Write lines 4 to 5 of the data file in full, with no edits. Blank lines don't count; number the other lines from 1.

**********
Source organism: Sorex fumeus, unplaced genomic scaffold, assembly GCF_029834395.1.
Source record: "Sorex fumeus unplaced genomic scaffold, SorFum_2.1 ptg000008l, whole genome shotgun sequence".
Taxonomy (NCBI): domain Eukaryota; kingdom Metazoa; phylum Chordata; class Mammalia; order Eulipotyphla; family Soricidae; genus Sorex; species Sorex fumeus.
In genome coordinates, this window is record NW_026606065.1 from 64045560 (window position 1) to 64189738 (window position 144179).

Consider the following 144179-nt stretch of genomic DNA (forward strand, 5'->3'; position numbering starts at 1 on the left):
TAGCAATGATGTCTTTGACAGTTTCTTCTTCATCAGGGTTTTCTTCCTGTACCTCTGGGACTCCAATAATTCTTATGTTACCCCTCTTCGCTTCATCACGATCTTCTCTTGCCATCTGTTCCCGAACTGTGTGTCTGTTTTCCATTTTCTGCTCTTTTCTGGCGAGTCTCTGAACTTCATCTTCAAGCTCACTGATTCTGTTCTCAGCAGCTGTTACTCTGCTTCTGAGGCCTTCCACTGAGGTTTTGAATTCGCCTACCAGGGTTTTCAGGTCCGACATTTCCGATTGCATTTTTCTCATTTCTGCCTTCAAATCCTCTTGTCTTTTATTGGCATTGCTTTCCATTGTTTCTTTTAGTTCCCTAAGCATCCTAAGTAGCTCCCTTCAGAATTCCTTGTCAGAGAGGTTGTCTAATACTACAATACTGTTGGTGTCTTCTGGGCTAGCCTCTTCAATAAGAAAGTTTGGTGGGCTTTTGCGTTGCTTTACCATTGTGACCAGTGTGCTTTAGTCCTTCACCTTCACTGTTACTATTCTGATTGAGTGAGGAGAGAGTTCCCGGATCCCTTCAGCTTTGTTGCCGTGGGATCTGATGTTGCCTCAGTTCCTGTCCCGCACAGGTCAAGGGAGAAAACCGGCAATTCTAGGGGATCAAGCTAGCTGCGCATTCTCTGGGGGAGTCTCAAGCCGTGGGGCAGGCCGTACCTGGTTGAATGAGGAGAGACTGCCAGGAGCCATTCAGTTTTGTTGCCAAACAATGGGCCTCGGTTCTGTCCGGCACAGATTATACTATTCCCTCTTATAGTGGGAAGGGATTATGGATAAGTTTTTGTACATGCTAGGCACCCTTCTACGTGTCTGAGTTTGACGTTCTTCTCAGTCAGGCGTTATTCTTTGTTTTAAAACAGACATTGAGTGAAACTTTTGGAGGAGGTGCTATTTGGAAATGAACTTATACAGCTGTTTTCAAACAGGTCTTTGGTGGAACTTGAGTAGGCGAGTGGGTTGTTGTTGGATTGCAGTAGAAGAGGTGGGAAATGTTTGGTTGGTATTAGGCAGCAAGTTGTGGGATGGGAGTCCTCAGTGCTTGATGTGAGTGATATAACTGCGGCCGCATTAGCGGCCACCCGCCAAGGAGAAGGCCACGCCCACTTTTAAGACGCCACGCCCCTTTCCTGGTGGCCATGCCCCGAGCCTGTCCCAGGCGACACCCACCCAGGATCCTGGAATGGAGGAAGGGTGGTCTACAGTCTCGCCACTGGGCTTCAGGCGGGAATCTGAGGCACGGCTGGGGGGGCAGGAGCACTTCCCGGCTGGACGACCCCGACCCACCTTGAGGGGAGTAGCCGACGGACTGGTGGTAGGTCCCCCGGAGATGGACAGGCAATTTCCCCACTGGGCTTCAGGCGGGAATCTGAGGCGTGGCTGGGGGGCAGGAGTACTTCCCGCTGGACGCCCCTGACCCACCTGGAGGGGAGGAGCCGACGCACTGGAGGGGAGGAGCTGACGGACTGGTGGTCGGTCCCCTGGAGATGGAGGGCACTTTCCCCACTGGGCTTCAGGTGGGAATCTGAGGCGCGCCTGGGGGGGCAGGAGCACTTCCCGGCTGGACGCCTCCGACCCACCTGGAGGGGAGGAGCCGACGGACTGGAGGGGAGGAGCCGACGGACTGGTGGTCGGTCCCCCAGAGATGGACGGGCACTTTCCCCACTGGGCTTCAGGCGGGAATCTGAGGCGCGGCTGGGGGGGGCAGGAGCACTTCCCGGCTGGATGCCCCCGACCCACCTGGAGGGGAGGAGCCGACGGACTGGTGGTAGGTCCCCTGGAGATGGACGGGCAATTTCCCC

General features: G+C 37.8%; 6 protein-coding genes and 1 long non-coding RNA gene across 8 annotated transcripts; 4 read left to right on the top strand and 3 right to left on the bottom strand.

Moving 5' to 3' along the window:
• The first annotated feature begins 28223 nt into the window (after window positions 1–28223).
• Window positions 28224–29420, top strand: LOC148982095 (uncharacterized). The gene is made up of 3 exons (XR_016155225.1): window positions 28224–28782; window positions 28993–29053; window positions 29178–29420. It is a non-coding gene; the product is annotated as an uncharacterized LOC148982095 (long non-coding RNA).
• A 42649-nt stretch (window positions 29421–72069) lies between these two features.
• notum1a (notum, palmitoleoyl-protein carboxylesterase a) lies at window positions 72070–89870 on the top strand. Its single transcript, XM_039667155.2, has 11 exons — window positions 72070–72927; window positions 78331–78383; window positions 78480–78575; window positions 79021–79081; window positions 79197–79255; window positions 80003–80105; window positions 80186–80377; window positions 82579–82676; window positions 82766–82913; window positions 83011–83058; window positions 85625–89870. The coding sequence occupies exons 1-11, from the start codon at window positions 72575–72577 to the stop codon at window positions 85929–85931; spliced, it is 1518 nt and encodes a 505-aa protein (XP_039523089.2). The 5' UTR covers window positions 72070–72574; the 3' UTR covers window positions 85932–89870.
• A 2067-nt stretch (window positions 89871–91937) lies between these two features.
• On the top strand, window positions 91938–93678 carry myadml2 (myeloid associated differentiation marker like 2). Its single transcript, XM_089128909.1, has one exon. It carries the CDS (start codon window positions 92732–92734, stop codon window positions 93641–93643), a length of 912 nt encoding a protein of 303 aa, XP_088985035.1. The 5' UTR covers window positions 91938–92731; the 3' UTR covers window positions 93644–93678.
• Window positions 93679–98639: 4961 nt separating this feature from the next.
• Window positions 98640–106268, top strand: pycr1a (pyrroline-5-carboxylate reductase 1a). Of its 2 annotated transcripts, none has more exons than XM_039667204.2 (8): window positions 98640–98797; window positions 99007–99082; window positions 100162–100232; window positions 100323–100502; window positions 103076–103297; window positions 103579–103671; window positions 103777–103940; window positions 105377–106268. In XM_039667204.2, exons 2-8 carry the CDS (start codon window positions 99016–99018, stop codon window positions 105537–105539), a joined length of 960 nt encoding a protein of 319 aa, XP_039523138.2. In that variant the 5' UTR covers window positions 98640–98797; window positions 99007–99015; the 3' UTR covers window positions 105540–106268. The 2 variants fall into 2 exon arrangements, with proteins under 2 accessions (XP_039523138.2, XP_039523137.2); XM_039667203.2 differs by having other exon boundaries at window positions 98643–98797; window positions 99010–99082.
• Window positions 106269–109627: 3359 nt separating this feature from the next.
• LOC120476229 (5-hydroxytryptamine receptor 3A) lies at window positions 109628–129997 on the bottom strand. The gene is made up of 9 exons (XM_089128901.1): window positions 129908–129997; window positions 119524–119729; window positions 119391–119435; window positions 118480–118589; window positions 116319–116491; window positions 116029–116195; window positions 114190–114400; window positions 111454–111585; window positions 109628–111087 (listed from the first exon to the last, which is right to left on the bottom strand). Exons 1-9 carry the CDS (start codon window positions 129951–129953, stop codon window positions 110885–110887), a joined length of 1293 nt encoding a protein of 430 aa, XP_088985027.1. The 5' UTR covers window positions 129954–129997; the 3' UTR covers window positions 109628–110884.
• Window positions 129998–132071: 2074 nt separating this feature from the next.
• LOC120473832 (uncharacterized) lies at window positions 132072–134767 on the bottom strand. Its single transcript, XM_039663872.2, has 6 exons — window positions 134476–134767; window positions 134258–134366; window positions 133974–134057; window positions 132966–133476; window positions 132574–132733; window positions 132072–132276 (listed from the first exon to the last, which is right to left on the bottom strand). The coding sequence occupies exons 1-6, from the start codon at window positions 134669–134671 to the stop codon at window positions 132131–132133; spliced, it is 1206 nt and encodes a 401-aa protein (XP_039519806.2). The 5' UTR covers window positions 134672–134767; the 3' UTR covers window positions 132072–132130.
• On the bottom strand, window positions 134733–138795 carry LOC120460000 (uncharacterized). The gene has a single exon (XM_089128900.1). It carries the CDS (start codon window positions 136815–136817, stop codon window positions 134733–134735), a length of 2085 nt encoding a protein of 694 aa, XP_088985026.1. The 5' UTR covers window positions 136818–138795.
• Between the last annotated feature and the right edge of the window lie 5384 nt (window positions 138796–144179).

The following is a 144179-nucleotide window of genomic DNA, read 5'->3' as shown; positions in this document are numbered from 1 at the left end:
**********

In genome coordinates, this window is record NW_026606065.1 from 64045560 (window position 1) to 64189738 (window position 144179).

Consider the following 144179-nt stretch of genomic DNA (forward strand, 5'->3'; position numbering starts at 1 on the left):